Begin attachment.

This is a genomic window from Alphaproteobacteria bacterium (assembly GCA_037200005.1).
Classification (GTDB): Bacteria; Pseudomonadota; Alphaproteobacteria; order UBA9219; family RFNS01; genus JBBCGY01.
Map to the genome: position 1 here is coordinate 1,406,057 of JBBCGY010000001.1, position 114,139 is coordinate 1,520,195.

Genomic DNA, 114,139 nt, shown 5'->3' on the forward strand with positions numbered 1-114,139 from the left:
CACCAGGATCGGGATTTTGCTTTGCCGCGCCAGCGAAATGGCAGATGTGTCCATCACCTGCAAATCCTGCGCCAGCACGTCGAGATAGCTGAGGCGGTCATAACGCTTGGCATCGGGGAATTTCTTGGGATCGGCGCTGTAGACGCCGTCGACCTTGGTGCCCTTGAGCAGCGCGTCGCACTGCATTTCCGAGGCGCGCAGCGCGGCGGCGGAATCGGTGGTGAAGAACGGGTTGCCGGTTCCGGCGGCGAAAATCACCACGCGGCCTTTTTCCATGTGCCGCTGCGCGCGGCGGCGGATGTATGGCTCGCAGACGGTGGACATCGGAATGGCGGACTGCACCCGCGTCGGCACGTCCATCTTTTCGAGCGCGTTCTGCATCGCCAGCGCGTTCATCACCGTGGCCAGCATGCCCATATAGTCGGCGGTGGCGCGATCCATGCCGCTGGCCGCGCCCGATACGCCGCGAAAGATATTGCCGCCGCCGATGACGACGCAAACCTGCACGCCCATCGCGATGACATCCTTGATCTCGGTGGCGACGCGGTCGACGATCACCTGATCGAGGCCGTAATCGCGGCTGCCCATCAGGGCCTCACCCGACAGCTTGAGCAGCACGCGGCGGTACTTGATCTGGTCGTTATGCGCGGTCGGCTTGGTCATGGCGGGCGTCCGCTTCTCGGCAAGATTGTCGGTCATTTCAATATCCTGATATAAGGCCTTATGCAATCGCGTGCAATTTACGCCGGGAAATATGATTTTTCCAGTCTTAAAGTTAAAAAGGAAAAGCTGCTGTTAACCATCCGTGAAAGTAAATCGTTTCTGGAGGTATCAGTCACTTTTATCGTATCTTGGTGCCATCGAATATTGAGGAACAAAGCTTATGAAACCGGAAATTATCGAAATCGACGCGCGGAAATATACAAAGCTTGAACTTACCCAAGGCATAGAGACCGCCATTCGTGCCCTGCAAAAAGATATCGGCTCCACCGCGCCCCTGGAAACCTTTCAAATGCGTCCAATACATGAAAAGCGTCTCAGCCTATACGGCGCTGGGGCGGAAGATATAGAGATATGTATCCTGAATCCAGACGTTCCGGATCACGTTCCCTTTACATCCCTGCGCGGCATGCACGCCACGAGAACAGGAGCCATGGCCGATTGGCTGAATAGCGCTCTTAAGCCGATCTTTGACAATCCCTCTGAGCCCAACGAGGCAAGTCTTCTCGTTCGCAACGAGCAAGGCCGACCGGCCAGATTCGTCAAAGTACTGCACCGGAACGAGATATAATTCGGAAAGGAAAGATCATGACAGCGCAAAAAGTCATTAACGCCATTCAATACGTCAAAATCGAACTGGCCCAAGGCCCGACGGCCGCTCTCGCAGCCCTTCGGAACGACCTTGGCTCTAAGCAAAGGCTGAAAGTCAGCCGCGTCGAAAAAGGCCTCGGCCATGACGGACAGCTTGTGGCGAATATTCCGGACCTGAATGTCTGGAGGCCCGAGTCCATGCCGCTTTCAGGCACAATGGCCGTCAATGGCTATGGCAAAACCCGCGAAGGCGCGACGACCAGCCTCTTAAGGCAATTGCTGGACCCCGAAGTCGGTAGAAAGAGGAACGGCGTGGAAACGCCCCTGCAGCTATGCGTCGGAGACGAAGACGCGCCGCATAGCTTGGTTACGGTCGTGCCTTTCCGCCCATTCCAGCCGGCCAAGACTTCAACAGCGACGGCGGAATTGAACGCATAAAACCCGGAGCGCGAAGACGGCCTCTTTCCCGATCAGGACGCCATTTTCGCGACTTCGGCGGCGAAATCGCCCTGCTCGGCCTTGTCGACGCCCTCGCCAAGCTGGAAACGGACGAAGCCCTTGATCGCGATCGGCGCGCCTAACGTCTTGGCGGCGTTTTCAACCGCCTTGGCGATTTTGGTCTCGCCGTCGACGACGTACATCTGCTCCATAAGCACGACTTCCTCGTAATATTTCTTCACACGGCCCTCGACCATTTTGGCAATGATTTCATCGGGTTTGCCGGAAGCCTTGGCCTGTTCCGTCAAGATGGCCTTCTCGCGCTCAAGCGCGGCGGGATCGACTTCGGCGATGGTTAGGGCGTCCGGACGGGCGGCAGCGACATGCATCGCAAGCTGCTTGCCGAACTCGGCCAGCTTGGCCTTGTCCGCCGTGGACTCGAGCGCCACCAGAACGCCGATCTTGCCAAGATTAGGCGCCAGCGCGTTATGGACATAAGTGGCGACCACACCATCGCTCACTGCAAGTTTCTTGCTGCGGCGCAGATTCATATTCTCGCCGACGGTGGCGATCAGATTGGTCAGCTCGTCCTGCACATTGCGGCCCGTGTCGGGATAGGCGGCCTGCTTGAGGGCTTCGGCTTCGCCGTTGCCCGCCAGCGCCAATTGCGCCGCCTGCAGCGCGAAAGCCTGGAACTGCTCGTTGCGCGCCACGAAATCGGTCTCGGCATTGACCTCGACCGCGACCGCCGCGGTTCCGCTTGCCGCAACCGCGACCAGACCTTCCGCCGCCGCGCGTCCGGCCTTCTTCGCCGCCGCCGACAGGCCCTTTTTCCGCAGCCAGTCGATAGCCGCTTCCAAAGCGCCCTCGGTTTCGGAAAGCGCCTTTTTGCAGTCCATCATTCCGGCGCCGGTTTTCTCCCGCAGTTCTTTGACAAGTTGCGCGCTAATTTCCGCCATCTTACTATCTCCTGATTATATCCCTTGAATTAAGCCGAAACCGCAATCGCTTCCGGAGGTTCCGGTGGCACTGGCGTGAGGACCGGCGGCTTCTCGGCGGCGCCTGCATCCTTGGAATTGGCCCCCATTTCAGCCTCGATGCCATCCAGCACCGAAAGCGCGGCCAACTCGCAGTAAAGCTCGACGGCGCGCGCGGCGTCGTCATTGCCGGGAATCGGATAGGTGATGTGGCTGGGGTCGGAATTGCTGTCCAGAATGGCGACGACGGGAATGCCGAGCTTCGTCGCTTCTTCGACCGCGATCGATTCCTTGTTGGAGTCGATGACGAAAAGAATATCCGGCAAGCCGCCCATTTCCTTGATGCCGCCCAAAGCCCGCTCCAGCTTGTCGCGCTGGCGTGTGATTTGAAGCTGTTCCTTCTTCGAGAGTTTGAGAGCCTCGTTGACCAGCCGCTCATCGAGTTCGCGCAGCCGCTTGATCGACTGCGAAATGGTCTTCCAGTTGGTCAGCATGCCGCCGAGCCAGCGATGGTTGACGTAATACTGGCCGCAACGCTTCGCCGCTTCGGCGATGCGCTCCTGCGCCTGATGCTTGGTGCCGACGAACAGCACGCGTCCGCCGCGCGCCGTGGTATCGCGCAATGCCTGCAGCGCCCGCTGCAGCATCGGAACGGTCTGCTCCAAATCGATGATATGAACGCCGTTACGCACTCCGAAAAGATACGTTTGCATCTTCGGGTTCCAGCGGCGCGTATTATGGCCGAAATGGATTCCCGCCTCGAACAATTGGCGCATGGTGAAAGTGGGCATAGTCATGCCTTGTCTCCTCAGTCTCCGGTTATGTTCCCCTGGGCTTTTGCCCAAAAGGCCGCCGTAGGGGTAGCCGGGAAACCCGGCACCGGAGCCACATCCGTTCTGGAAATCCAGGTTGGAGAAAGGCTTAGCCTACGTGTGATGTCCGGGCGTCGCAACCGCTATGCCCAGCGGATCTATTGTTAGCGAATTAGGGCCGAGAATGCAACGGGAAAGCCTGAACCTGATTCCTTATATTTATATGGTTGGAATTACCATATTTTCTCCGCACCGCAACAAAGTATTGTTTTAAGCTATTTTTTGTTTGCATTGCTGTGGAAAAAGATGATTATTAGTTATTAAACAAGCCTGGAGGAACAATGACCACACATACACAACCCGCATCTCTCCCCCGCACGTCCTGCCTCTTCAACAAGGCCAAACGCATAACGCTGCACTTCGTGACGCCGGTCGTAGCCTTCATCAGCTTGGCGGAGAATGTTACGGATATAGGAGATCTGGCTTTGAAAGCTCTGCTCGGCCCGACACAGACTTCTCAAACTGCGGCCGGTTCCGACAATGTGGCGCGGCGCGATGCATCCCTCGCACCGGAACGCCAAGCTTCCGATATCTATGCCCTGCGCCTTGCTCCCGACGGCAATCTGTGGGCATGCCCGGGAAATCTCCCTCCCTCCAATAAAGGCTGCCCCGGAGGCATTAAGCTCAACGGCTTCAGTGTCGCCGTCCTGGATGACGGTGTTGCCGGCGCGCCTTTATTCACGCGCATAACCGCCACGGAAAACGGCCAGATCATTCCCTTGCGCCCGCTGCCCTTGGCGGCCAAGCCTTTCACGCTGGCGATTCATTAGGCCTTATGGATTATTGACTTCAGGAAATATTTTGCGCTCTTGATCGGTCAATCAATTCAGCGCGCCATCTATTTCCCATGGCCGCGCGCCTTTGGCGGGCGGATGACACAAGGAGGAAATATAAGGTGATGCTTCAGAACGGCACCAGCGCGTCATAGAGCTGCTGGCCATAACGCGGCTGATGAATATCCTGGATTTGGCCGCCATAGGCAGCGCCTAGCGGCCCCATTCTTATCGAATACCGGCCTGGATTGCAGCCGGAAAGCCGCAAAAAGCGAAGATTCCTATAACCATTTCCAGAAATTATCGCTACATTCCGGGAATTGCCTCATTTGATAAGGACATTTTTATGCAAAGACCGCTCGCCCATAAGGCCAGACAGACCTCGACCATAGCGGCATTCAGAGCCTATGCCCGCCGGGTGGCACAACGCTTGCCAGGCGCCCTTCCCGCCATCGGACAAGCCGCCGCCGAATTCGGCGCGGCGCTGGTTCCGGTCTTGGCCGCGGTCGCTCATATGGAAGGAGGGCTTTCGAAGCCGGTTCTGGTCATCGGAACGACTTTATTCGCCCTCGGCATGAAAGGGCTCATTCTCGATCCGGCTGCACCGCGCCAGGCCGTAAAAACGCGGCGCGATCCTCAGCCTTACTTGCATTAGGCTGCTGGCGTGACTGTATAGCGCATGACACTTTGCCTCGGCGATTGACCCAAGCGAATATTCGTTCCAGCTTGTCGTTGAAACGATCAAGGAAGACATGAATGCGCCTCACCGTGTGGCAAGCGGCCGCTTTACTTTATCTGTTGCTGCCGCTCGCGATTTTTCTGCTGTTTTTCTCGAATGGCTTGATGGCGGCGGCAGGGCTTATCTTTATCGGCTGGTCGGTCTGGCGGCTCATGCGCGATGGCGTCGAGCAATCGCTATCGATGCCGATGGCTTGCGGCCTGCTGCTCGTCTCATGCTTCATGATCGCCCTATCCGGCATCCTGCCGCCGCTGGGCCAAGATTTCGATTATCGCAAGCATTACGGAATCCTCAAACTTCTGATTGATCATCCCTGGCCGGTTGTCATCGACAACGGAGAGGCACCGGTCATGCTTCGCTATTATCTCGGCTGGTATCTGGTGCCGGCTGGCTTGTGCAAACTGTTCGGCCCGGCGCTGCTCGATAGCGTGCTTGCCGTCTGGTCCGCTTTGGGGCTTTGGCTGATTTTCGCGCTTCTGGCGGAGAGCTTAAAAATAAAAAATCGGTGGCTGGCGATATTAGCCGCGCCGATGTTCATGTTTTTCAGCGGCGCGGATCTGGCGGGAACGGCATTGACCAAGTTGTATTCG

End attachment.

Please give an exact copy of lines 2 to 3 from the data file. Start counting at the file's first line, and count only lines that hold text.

Classification (GTDB): Bacteria; Pseudomonadota; Alphaproteobacteria; order UBA9219; family RFNS01; genus JBBCGY01.
Map to the genome: position 1 here is coordinate 1,406,057 of JBBCGY010000001.1, position 114,139 is coordinate 1,520,195.